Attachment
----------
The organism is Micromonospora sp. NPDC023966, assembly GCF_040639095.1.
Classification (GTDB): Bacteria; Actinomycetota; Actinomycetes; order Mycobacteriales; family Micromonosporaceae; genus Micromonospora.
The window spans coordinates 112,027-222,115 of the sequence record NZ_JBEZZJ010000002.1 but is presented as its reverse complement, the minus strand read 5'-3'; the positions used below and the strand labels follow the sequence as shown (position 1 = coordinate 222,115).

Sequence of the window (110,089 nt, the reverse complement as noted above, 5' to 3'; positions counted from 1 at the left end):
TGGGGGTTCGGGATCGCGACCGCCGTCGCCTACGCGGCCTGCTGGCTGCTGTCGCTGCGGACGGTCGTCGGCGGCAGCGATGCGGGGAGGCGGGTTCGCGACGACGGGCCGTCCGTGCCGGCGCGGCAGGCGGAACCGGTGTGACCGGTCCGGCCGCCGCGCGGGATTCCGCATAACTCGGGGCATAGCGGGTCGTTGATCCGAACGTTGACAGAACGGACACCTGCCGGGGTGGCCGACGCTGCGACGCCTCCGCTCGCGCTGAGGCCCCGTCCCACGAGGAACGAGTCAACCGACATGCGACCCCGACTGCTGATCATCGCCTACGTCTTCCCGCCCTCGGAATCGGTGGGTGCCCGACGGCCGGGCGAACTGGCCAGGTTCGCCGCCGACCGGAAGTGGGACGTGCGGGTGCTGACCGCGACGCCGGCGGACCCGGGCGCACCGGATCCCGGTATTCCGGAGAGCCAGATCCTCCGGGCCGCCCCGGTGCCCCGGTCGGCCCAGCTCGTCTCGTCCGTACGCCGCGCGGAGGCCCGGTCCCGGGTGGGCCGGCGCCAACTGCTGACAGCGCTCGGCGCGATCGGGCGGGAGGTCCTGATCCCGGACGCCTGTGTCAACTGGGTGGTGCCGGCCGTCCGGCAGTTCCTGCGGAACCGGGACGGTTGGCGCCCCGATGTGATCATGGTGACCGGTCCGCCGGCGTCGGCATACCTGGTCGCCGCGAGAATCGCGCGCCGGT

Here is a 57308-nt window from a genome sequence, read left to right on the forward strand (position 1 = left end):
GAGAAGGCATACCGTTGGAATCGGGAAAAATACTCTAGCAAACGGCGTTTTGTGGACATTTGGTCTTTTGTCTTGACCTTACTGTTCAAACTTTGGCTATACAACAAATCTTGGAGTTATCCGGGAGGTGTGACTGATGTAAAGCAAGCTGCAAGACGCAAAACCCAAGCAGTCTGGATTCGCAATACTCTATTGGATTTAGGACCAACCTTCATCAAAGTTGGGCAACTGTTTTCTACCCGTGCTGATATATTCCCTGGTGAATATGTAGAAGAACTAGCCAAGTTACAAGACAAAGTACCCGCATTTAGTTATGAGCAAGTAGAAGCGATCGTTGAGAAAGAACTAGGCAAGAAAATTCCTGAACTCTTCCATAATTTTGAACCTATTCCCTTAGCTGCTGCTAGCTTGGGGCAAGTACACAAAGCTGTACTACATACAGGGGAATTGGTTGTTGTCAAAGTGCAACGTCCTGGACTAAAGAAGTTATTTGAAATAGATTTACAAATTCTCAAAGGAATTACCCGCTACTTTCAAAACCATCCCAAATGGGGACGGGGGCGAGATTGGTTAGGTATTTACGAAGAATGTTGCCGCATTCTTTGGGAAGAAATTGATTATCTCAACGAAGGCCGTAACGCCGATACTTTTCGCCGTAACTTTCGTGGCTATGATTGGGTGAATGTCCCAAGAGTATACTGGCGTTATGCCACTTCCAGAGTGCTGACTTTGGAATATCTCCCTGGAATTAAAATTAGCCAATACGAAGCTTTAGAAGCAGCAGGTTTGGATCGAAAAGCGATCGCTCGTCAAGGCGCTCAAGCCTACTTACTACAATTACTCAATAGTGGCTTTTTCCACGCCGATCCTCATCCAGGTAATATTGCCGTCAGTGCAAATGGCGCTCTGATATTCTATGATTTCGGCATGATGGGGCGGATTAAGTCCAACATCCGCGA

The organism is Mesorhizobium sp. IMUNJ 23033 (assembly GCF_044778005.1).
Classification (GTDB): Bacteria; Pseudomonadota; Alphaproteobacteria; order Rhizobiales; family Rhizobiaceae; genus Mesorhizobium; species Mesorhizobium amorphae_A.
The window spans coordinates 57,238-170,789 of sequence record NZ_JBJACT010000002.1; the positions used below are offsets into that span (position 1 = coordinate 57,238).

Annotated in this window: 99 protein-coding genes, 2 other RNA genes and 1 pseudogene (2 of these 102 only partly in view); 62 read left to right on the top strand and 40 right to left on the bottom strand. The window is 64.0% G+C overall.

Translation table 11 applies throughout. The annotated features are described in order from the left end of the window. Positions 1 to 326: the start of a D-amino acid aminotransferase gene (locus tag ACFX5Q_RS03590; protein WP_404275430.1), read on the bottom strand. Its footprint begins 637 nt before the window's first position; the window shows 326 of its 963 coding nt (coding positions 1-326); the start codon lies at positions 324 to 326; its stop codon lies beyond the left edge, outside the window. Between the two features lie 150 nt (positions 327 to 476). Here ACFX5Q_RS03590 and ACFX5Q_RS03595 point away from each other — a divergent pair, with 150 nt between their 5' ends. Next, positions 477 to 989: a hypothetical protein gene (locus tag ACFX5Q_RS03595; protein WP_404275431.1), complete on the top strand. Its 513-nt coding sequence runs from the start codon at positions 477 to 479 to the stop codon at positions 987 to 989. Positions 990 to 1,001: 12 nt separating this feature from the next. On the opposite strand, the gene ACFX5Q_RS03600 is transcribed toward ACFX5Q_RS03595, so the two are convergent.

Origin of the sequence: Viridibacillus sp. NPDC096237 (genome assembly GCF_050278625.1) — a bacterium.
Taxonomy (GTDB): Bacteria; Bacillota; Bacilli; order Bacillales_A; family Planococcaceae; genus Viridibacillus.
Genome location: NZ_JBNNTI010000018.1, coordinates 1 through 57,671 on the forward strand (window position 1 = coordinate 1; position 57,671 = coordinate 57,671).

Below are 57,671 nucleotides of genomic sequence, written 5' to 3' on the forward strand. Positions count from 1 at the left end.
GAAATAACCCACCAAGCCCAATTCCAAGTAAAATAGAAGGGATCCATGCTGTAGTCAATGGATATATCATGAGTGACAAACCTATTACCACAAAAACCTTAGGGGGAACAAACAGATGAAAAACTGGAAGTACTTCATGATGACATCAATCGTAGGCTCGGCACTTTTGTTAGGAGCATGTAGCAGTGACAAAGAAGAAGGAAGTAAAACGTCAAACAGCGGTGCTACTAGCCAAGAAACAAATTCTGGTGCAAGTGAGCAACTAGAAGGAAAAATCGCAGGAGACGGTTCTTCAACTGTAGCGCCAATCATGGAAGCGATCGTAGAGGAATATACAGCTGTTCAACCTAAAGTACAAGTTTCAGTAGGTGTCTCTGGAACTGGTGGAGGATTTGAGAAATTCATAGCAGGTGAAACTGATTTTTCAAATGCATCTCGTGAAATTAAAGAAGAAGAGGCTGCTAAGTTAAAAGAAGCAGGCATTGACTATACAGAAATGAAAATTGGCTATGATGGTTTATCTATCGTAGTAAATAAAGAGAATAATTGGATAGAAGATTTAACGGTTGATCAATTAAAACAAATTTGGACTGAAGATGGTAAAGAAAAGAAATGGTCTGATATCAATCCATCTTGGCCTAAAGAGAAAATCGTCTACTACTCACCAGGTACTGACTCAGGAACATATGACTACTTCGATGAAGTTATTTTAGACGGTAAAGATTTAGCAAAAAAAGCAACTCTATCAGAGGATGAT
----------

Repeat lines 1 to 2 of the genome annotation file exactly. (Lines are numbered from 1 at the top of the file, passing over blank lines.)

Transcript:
The organism is Micromonospora sp. NPDC023966, assembly GCF_040639095.1.
Classification (GTDB): Bacteria; Actinomycetota; Actinomycetes; order Mycobacteriales; family Micromonosporaceae; genus Micromonospora.